How will America’s great social distancing experiment end? Just guessing, but I suspect toward the end of April, millions of Americans will say, in so many words, “Screw it. We’re going back to work.”
This isn’t going to be a storm-the-barricades style national jail break. People are just quietly going to go back to work and resume their lives, virus or no virus. But they will also take certain precautions. Like hydroxychloroquine.
Chances are an increasing number are starting to distance themselves from social distancing already. Since the first of the month, traffic on the roads has been picking up little-by-little, day-by-day. By the time May Day rolls around, when the 30-day quasi-lockdown period supposedly ends, a lot of people aren’t going to be waiting around for an official all-clear from experts. They are going to say, “This stay-at-home drill isn’t doing anything for me. I’m going to chance it and resume my life. And by the way, where do I get some hydroxychloroquine?”
People under the age of 50 are going to be especially apt to say this. But before long the over-50s who are still in the work force will say, “OK, I’m at greater risk than the youngsters, but if I don’t get back in the game someone who has gone back is going to get my job. So I better get back in the labor pool too. Besides, I’m going as stir-crazy as the Millennials and Gen Zs. And say, where can I get some hydroxychloroquine?”
And then geezers like me (I’m 77) are going to say, “There are a ton of people out there who are running around asymptomatic and squeezing the avocados and the Charmin, and that’s going to make trips to the supermarket an adventure that requires more equipment than a home-made face mask and a pair of nitrile gloves. But trips to the supermarket are mandatory, so hey, bro, would you happen to know where I could get some hydroxychloroquine?”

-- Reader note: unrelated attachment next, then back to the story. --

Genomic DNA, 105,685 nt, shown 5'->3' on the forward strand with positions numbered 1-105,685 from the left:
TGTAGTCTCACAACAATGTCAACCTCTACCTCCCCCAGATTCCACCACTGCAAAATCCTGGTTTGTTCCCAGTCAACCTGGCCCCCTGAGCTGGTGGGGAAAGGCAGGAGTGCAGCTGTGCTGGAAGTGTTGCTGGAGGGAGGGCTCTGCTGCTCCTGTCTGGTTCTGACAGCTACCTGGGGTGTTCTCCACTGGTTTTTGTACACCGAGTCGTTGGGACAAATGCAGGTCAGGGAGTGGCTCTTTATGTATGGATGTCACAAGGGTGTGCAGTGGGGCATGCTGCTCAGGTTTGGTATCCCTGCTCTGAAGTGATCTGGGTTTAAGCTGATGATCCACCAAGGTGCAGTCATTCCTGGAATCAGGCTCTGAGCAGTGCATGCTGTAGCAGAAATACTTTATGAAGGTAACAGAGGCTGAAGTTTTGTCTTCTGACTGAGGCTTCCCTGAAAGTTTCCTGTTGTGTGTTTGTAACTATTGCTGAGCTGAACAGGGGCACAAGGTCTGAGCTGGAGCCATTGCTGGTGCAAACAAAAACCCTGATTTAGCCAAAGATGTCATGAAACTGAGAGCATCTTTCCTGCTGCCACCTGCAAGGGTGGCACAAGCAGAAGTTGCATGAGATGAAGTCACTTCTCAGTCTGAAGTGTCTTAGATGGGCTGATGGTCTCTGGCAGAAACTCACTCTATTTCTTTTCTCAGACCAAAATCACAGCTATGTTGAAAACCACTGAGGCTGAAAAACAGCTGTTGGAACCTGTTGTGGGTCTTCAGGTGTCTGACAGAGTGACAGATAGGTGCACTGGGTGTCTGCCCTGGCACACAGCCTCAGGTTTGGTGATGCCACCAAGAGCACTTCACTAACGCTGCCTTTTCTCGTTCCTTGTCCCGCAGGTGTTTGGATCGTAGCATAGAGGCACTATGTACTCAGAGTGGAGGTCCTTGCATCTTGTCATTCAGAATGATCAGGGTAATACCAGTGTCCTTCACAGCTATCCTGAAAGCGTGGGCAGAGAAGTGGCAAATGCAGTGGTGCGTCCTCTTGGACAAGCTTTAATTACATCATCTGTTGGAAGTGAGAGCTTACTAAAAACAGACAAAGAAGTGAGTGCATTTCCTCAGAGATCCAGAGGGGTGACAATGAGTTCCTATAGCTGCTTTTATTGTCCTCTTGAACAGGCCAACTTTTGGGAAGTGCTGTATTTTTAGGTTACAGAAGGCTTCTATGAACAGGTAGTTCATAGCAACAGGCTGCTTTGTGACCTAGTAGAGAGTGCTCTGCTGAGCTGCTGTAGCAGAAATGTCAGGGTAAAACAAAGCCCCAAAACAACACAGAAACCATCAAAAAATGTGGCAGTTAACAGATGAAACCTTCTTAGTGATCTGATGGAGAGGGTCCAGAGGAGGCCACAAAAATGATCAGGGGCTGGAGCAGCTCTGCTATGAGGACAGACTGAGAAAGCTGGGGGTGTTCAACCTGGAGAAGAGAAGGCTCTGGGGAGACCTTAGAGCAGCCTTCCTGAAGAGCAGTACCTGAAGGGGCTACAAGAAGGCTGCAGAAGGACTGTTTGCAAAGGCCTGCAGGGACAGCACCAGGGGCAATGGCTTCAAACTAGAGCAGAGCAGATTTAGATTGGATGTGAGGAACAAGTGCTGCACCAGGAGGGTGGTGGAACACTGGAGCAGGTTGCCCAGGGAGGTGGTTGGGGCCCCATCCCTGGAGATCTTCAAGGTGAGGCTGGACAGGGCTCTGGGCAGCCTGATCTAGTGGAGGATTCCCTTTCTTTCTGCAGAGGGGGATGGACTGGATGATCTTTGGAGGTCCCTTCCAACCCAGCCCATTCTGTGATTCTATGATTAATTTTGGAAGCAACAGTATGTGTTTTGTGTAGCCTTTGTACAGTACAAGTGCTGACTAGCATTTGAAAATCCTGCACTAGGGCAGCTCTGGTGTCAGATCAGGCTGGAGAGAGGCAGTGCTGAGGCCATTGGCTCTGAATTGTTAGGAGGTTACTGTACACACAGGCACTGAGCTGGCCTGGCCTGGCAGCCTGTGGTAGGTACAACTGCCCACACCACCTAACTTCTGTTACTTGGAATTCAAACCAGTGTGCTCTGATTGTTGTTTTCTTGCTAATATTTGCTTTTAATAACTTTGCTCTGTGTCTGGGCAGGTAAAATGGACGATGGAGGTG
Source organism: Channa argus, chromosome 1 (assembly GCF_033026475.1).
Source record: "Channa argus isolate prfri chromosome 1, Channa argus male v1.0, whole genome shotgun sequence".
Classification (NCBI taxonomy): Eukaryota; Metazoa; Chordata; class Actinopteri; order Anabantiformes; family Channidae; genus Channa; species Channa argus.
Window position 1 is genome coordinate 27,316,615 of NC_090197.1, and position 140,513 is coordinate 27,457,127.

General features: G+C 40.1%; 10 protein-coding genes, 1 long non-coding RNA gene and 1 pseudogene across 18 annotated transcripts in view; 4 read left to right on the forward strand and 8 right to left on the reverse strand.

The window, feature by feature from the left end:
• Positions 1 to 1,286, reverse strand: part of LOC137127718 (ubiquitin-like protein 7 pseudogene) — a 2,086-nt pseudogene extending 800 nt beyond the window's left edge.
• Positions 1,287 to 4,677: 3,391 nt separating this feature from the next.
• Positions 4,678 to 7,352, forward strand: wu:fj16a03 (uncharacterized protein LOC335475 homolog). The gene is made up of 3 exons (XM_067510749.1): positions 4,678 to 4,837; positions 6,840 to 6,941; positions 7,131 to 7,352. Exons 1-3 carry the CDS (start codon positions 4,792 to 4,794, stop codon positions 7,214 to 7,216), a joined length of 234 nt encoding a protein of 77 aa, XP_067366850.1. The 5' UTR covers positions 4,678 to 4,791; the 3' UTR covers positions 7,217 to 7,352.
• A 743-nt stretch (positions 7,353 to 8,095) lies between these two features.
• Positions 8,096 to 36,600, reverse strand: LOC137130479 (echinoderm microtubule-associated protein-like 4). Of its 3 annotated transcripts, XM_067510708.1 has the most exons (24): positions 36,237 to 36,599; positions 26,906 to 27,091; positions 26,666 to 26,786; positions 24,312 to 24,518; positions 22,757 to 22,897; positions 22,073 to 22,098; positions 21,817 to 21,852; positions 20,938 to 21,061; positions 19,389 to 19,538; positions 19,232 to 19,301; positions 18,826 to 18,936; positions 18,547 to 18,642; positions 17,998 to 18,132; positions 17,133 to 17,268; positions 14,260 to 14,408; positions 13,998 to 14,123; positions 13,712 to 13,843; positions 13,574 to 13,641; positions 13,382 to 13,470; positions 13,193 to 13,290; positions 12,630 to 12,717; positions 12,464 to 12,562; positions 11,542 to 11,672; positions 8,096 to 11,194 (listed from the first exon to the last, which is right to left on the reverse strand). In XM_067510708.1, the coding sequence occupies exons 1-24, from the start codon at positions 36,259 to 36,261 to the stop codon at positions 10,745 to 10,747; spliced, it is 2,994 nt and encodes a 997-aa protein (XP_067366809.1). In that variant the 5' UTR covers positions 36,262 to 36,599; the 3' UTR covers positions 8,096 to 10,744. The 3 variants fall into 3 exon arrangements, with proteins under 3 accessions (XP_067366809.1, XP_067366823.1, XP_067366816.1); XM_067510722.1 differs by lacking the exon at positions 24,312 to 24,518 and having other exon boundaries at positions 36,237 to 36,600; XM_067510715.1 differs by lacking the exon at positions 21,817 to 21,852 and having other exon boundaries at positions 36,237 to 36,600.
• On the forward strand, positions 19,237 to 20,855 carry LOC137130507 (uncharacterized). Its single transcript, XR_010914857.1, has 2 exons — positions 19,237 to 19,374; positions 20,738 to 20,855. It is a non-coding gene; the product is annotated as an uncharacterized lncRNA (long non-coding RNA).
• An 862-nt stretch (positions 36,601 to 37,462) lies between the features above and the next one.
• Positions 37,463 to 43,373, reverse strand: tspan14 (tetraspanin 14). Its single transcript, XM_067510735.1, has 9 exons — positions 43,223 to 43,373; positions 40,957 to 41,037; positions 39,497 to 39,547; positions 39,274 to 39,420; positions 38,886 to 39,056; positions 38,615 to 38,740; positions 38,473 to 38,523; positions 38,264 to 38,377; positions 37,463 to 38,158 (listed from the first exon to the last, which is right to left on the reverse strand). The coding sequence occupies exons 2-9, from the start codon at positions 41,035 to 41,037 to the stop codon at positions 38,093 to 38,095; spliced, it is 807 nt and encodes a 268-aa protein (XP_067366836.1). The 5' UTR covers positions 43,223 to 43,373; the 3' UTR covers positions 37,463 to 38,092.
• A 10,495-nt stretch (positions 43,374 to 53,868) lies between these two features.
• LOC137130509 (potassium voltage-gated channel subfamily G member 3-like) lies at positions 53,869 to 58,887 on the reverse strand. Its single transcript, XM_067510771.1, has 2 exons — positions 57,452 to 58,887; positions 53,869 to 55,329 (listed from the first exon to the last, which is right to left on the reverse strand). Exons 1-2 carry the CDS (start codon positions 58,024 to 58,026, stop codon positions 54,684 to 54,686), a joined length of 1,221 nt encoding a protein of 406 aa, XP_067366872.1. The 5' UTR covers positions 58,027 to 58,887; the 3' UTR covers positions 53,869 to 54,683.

This will upset Dr. Fauci, because it has not been shown — to his satisfaction — that hydroxychloroquine works. And millions of Americans will say, “Doc, we love you, but we don’t really give a shit that you haven’t completed a double blind study. That anecdotal evidence you find insufficient is good enough for us in a scrape, because you don’t have anything better. And the current situation is nothing if not a scrape. When you have something better, we’ll talk. But until then, hey, would you happen to know where we can get some hydroxychloroquine?
“Yeah, we know that we can get it through a lot of docs if we happen to test positive, but that isn’t good enough. That’s because we’re done with this social distancing crap, we’re resuming our lives, and we need a drug we can use prophylactically. And that means hydroxychloroquine better be made available over the counter. If it isn’t, it’s going to be made available through America’s illegal drug industry, which is always looking for new products and manages to cut a lot of red tape when bringing them to market. And it rarely waits for the results of double blind trials.”
This whole social distancing, stay home thing has a fundamental vulnerability that all but guarantees it will fail. The problem is that most Americans live in cities. And the whole point of cities, their raison d’être, is to collapse social distance. Trying to “social distance” in a city is like trying to give up gambling in Las Vegas. Everything conspires against it.
A quarantine is practical when it is imposed on plague hot spots. Locking down the greater New York City area, or greater Chicago, Detroit, or New Orleans may make sense; locking down the U.S. doesn’t. A national lockdown isn’t going to stop the virus; it will only slow it — that much is readily admitted by the experts. And when the present lockdown ends, there may be a second, third or fourth wave coming through. Short of Black Death death rates — 30-50% of the population — a second national shutdown is going to be a non-starter.
Trump understands that drugs that can be taken prophylactically are the key to restarting both the economy and normal life. That’s why he’s pushing hydroxychloroquine so hard. He seems to think it’s perfectly safe — it isn’t — but it’s safe enough. And it’s what’s available.
Like the Rolling Stones song they play at Trump rallies says: “You can’t always get what you want / but if you try sometimes you just might find / you get what you need.”